Somehow over the years we have developed a reputation of being a type of “expert” in working on Historic Homes.
I have no idea how this happened.
The same way I suppose that if you search the term, a video of me pops up describing a bunch of lead paint-oriented items.
These types of reputational development scenarios are quite perplexing to me.
Since 1995 we have always had a knack for restoring these potentially intimidating structures which many steer clear from.
Restoring older homes, or anything related to them, is definitely NOT for the faint of heart.
As one example, speaking of “Hearts…”, recently while scrolling through an awesome Facebook Group that showcases items from Rhode Island’s past, I came across an old photo of 88 Benefit Street in Providence, RI from 1952.
Unbeknownst to me, Edgar Allen Poe’s love, Helen, lived here when he was seeing her (a fact which was shared amongst the group).
We ironically had just refinished the exterior of this home this past Spring.
A finished picture from our records of a similar angle, I think, is extremely interesting when viewing it next to the older one.
In both pictures you can see the RI State House as well as the Cathedral of St. John (Episcopal Diocese of Providence) in the background.
I believe this to be very neat stuff and an unsolicited, gentle reminder for me as to some of the awesome feelings associated with being fortunate enough to work day in and day out on historical homes such as this one.
This all being said, many folks often wonder what makes a home considered “historic” in the first place?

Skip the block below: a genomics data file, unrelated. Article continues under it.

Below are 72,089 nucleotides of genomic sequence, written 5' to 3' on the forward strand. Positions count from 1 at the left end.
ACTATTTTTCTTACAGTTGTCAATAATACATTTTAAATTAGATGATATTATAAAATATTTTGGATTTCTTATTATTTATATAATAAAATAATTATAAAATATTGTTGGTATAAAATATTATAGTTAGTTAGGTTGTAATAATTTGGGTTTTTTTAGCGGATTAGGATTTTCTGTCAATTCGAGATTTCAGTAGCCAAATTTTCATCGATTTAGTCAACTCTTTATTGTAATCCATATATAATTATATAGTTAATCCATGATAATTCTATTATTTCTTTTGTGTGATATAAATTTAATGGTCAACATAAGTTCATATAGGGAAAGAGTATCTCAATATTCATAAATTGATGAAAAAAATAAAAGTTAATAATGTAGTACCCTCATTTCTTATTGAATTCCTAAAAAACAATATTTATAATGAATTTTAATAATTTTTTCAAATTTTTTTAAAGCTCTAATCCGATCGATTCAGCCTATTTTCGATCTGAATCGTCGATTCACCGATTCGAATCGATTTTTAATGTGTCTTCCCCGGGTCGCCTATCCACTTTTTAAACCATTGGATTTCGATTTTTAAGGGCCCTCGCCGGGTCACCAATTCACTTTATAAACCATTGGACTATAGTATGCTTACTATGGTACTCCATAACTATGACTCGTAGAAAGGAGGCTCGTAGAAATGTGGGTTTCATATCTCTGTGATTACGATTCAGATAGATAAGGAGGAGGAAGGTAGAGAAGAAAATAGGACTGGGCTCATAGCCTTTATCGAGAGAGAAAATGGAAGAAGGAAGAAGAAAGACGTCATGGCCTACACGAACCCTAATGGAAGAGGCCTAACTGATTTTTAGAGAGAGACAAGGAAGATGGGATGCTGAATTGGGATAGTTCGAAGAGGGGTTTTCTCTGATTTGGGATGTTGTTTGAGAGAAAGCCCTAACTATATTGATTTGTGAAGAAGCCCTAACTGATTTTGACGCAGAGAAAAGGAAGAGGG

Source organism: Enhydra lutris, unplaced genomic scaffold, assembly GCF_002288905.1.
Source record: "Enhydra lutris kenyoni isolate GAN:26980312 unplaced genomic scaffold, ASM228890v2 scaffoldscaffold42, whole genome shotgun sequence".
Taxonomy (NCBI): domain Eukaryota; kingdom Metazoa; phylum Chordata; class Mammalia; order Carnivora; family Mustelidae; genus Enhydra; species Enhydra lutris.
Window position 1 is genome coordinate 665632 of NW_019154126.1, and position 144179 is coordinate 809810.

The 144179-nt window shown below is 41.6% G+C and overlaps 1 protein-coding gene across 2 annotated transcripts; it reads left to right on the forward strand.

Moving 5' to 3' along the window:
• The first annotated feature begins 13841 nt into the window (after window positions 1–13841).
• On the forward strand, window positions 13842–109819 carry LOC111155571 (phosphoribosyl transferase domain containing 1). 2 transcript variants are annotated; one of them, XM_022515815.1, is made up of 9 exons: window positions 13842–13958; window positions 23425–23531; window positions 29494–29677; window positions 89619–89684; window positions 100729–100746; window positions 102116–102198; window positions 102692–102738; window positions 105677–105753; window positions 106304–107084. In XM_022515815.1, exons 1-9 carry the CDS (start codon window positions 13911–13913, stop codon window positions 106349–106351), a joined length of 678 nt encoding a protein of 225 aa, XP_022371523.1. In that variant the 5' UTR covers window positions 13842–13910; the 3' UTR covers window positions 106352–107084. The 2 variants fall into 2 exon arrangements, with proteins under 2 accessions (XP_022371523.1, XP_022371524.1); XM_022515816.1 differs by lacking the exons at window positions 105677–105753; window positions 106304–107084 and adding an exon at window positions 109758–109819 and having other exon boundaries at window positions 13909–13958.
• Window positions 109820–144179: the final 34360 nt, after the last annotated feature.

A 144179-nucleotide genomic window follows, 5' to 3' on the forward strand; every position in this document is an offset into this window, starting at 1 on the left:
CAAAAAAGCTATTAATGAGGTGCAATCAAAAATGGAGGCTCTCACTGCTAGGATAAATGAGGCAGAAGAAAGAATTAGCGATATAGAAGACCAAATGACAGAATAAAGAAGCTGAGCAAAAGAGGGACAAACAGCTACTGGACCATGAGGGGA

The answer is quite simple…
There are generally thought to be 2 qualifying factors.
One, is the home has to be at least 50 years old.
Folks from other parts of the world where their history, literally, goes back centuries, obviously may laugh at this, but in this country, this is the starting point.
Secondly, it must meet one of 4 qualifying factors:
– Be associated with an important, historical event
– Be associated with the life of a noteworthy individual
– Be thought of as the embodiment of a particular architectural, historical style
– Has provided or is likely to provide significant historical information
One of the reasons I have always enjoyed working on older homes is the pure idea of any of these factors in conjunction with something that is quite aged has consistently created this fantastic inner feeling inside of me, challenging to explain, but eerily magnetic nonetheless.
For me, one factor does not necessarily supersede the others.
For other folks though, they may have a passion for historical figures or historical types of architecture, etc.
I am hugely honored whenever someone puts their faith in us to work on homes of a historical nature in whatever the capacity may be.
Not only because there is often such a dramatic difference from ‘before’ we started working on the project in comparison to what it looks like when things are completed, but also because of the actual underlying historical significance of the home we are humbly working on to fix.
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